More than 500 abortion opponents demonstrated at the governor’s residence in St. Paul on Wednesday, demanding that Mark Dayton investigate Planned Parenthood and calling for legislators to defund the organization.

Summit Avenue traffic was blocked from 4 to 6 p.m. as protesters gathered, condemning abortion and Planned Parenthood’s purported sale of fetal tissue to medical researchers, a practice that the organization says has been distorted by opponents.

“God has a plan for every baby conceived and born,” said the Rev. Timothy Vang, of the Hmong American Church. “Selling the body parts of babies is morally wrong. No argument can make it right.”

Protesters, some carrying signs depicting bloody fetuses or messages such as “unborn lives matter,” heard calls to action from Brian Gibson of Pro-Life Action Ministries and a long line of pastors urging them to phone the governor every day and pray outside Planned Parenthood facilities. Dozens of children, some in school uniforms, attended with their parents.

Calling Planned Parenthood “exploitive” and “evil,” Gibson said “it’s time to tell [Dayton] to do his job, and if he doesn’t like investigating only Planned Parenthood, then it’s time to investigate all the abortion mills.”

Dayton, who had meetings and wasn’t at the residence, supports abortion rights. In 2012, he vetoed two abortion bills, one that would have required the state to inspect abortion clinics and another that would have required a doctor be present when Plan B or abortion pills are administered.

Protesters addressed Dayton directly in their push for an outside investigation. Some demanded repeal of the landmark 1973 U.S. Supreme Court decision, Roe vs. Wade, which established a legal right to abortion.

Videos released this summer that purported to show Planned Parenthood’s national medical director discussing the sale of fetal tissue to medical researchers renewed national opposition to abortion, including a large rally last month at Planned Parenthood offices in St. Paul.

Planned Parenthood has argued that the videos were heavily edited, taken out of context and have been discredited by forensic experts. The organization’s local affiliate, Planned Parenthood Minnesota, North Dakota, South Dakota, has stressed that it has never had a fetal-tissue donation program.

In response to Wednesday’s protest, local Planned Parenthood President Sarah Stoesz released a statement calling an investigation “unwarranted.”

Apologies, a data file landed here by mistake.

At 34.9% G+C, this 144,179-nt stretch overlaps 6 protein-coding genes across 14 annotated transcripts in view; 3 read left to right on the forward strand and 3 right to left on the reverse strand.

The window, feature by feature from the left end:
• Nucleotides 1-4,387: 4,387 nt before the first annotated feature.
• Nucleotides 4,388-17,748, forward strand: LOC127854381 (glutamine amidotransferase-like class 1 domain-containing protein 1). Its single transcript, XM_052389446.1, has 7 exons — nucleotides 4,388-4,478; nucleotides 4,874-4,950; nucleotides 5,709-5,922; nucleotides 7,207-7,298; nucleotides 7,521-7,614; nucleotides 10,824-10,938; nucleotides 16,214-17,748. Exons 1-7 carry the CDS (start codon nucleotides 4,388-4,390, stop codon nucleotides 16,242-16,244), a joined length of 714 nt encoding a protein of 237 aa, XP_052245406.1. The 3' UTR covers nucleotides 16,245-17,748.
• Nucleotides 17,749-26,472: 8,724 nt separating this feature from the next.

“[The rally] is nothing but more of the same from a vocal minority who have been working in Minnesota for decades to deny women access to abortion. Their agenda is, and has always been, to ban abortion and undermine Planned Parenthood.”

In an interview after the rally, Stoesz called the videos a smear campaign that caused a “temporary disruption” this summer. However, she said, national support for Planned Parenthood remains “broad and deep.”

And while Minnesota doesn’t have a fetal-tissue donation program, Stoesz said she supports medical research and scientific progress. “There isn’t a person in our entire country who hasn’t benefited from fetal tissue research,” she said.

Women holding signs saying “I regret my abortion” stood in the front row of the rally and at least one shared her story with the crowd. She, like Ramona Porter, said she felt immense guilt after the procedure and realized medical personnel hadn’t been forthcoming enough about the fetus’ development.

While young and unwed in Dallas, Porter sought advice about her pregnancy from female church parishioners who urged her to get an abortion rather than choose adoption for her baby, she said.

It wasn’t what she wanted, but they made her appointment for her, and physicians described the fetus as “just a clump of cells,” she said.

“They led me to the clinic like a lamb is led to the slaughter,” Porter said, recalling her first abortion 36 years ago. “I didn’t know what I was in for.”

After moving to Sauk Centre, Minn., Porter became an abortion opponent and says attending these rallies helps the healing process for herself and others.